Sunday, May 1, 2011

Thought for the Day

. . . In the real world, situations are not bundled together
with options. In the real world, the act of framing — 
the act of describing a situation, and thus of determining
that there's a decision to be made — is itself a moral task. 
It's often the moral task. Learning how to recognize what is
and isn't an option is part of our ethical development. . . 
In life, the challenge is not so much to figure out 
how best to play the game; the challenge is
to figure out what game you're playing.
~ Kwame Anthony Appiah, Experiments in Ethics*

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* Quoted in MIT professor Sherry Turkle's most recent book, Alone Together: Why We Expect More from Technology and Less from Each Other (I purchased this book as a gift for my husband, who is an admirer of Turkle's work.)

Biography for Kwame Anthony Appiah

"Sidling up to Difference", On Being Podcast with Kwame Anthony Appiah


"Alive Enough?", On Being Podcast with Sherry Turkle

5 comments:

Ruth said...

Maureen, I really appreciate the Kwame Anthony Appiah quote.

Just Friday, a professor who is leaving our department for an offer at Oxford (how can he refuse?) was telling me about how he had to break it to his class. He is very well loved in the department and perhaps even more so than our beloved Tess, about whom I wrote my current post. When Lloyd explained his new job at Oxford to his class, he also asked them not to let the Humanities die in our university. Because we are state funded, we are at the mercy of legislators and also our president and provost, and their values and the realities of the tanked economy. In Lloyd's plea to students not to let the Humanities die, he reminded them of the decision to bomb Serbia back in Clinton's time. He said it was geographers who knew where to bomb, but it was humanitarians who had to contemplate the ethics of whether to bomb. I may not agree with the decision to bomb Serbia (Hillary was chanting for it, if I recall), and I don't pretend to know what we absolutely should have done, but I very much agree with Lloyd's plea for the Humanities, for the analytical thinkers to counterbalance the data of the sciences as we face these games of our times.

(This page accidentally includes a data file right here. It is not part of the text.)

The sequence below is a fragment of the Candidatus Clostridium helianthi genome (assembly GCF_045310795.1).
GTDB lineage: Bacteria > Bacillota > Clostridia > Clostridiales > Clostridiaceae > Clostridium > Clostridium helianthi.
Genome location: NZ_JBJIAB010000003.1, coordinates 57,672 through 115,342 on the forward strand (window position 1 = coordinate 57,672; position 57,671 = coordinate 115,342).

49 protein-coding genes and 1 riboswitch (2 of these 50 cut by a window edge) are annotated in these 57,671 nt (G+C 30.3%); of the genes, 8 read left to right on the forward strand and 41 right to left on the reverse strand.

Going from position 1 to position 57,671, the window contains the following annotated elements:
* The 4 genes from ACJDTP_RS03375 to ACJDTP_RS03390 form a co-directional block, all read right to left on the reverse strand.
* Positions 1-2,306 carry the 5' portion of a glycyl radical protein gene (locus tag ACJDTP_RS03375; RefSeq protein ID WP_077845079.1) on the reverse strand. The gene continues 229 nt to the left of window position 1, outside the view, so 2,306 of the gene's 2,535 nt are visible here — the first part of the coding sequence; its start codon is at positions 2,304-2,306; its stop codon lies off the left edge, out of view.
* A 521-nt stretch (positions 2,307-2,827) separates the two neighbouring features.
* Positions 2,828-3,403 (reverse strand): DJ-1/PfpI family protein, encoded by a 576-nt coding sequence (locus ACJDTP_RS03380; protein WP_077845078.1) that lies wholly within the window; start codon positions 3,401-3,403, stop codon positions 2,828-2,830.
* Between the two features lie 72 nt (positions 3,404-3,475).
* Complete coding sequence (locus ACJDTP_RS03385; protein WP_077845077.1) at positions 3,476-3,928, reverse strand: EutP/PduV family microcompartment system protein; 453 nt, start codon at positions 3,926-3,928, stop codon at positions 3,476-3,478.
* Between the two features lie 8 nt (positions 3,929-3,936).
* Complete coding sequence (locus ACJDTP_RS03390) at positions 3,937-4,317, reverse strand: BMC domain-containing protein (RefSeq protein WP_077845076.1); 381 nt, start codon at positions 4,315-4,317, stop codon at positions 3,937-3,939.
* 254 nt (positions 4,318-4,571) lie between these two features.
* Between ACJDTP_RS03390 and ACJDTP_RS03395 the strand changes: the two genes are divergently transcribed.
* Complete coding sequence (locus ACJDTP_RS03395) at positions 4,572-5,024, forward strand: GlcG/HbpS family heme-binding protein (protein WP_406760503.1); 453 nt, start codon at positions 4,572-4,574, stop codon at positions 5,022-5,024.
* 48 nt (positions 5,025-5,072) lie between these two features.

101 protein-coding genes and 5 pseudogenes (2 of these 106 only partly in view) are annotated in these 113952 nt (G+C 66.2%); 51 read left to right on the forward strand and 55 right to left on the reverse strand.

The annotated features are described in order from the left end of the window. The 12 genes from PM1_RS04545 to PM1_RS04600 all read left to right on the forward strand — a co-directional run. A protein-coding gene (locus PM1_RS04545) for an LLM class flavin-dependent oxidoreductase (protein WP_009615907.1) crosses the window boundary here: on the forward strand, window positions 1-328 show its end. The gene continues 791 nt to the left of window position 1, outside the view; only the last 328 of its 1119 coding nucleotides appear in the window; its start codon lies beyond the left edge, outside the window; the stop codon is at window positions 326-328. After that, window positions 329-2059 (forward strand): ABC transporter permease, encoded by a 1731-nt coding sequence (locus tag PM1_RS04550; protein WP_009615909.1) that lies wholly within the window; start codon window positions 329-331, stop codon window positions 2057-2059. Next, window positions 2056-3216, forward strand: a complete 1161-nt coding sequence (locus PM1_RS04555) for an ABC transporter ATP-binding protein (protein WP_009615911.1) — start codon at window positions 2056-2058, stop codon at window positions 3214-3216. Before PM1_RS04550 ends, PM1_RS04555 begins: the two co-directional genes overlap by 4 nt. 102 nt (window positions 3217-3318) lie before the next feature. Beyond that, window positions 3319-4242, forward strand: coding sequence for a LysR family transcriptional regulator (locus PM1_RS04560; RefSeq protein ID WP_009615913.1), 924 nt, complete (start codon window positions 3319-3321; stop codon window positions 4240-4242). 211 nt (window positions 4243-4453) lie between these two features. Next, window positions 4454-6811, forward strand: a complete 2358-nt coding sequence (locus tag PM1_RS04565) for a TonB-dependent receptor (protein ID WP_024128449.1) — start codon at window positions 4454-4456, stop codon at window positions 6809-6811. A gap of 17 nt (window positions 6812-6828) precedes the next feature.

Louise Gallagher said...

"the challenge is to figure out what game you're playing."

Soooo true.

Thanks maureen.

Have a beautiful Sunday.

Claudia said...

the challenge is to figure out what game they're playing..so true for many areas of life...was thinking of some politicians first hand - but i think you have this in every possible area..

S. Etole said...

and the consequences of 'winning' that game ...

nance marie said...

funny one.

"bundled together with options" reminds me of car shopping.